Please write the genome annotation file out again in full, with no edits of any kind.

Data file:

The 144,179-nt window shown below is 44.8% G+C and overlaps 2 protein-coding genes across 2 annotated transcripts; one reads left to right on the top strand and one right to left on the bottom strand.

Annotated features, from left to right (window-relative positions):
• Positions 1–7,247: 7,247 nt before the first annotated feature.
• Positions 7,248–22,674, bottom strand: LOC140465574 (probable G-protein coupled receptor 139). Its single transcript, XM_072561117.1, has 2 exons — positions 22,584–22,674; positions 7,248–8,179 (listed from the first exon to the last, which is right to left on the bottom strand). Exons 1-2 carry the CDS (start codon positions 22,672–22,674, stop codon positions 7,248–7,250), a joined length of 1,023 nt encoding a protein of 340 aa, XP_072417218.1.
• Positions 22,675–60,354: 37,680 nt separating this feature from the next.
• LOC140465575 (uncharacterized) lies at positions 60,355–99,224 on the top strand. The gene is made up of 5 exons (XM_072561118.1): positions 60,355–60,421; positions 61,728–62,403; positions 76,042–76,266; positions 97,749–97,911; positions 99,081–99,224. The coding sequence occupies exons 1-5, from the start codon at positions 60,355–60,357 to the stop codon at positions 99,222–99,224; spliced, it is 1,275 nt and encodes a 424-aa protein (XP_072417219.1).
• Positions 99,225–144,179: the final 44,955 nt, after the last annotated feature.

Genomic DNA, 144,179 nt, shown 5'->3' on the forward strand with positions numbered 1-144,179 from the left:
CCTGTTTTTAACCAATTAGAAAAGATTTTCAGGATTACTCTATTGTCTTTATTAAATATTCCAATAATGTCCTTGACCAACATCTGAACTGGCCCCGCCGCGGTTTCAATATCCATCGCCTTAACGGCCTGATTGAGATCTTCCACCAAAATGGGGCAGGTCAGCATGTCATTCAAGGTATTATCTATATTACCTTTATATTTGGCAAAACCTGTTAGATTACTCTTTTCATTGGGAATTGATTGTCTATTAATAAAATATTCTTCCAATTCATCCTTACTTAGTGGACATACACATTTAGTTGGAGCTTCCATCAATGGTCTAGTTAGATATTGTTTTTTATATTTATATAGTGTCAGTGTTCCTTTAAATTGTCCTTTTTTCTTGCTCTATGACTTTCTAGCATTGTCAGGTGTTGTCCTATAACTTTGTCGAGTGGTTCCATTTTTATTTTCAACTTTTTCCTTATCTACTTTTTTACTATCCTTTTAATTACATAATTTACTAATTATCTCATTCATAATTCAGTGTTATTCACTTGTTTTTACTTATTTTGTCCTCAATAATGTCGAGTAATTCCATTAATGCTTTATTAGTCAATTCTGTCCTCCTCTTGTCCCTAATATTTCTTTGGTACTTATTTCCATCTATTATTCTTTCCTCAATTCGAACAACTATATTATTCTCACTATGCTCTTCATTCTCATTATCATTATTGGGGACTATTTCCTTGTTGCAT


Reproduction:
The 144,179-nt window shown below is 44.8% G+C and overlaps 2 protein-coding genes across 2 annotated transcripts; one reads left to right on the top strand and one right to left on the bottom strand.

Annotated features, from left to right (window-relative positions):
• Positions 1–7,247: 7,247 nt before the first annotated feature.
• Positions 7,248–22,674, bottom strand: LOC140465574 (probable G-protein coupled receptor 139). Its single transcript, XM_072561117.1, has 2 exons — positions 22,584–22,674; positions 7,248–8,179 (listed from the first exon to the last, which is right to left on the bottom strand). Exons 1-2 carry the CDS (start codon positions 22,672–22,674, stop codon positions 7,248–7,250), a joined length of 1,023 nt encoding a protein of 340 aa, XP_072417218.1.
• Positions 22,675–60,354: 37,680 nt separating this feature from the next.
• LOC140465575 (uncharacterized) lies at positions 60,355–99,224 on the top strand. The gene is made up of 5 exons (XM_072561118.1): positions 60,355–60,421; positions 61,728–62,403; positions 76,042–76,266; positions 97,749–97,911; positions 99,081–99,224. The coding sequence occupies exons 1-5, from the start codon at positions 60,355–60,357 to the stop codon at positions 99,222–99,224; spliced, it is 1,275 nt and encodes a 424-aa protein (XP_072417219.1).
• Positions 99,225–144,179: the final 44,955 nt, after the last annotated feature.

Genomic DNA, 144,179 nt, shown 5'->3' on the forward strand with positions numbered 1-144,179 from the left:
CCTGTTTTTAACCAATTAGAAAAGATTTTCAGGATTACTCTATTGTCTTTATTAAATATTCCAATAATGTCCTTGACCAACATCTGAACTGGCCCCGCCGCGGTTTCAATATCCATCGCCTTAACGGCCTGATTGAGATCTTCCACCAAAATGGGGCAGGTCAGCATGTCATTCAAGGTATTATCTATATTACCTTTATATTTGGCAAAACCTGTTAGATTACTCTTTTCATTGGGAATTGATTGTCTATTAATAAAATATTCTTCCAATTCATCCTTACTTAGTGGACATACACATTTAGTTGGAGCTTCCATCAATGGTCTAGTTAGATATTGTTTTTTATATTTATATAGTGTCAGTGTTCCTTTAAATTGTCCTTTTTTCTTGCTCTATGACTTTCTAGCATTGTCAGGTGTTGTCCTATAACTTTGTCGAGTGGTTCCATTTTTATTTTCAACTTTTTCCTTATCTACTTTTTTACTATCCTTTTAATTACATAATTTACTAATTATCTCATTCATAATTCAGTGTTATTCACTTGTTTTTACTTATTTTGTCCTCAATAATGTCGAGTAATTCCATTAATGCTTTATTAGTCAATTCTGTCCTCCTCTTGTCCCTAATATTTCTTTGGTACTTATTTCCATCTATTATTCTTTCCTCAATTCGAACAACTATATTATTCTCACTATGCTCTTCATTCTCATTATCATTATTGGGGACTATTTCCTTGTTGCAT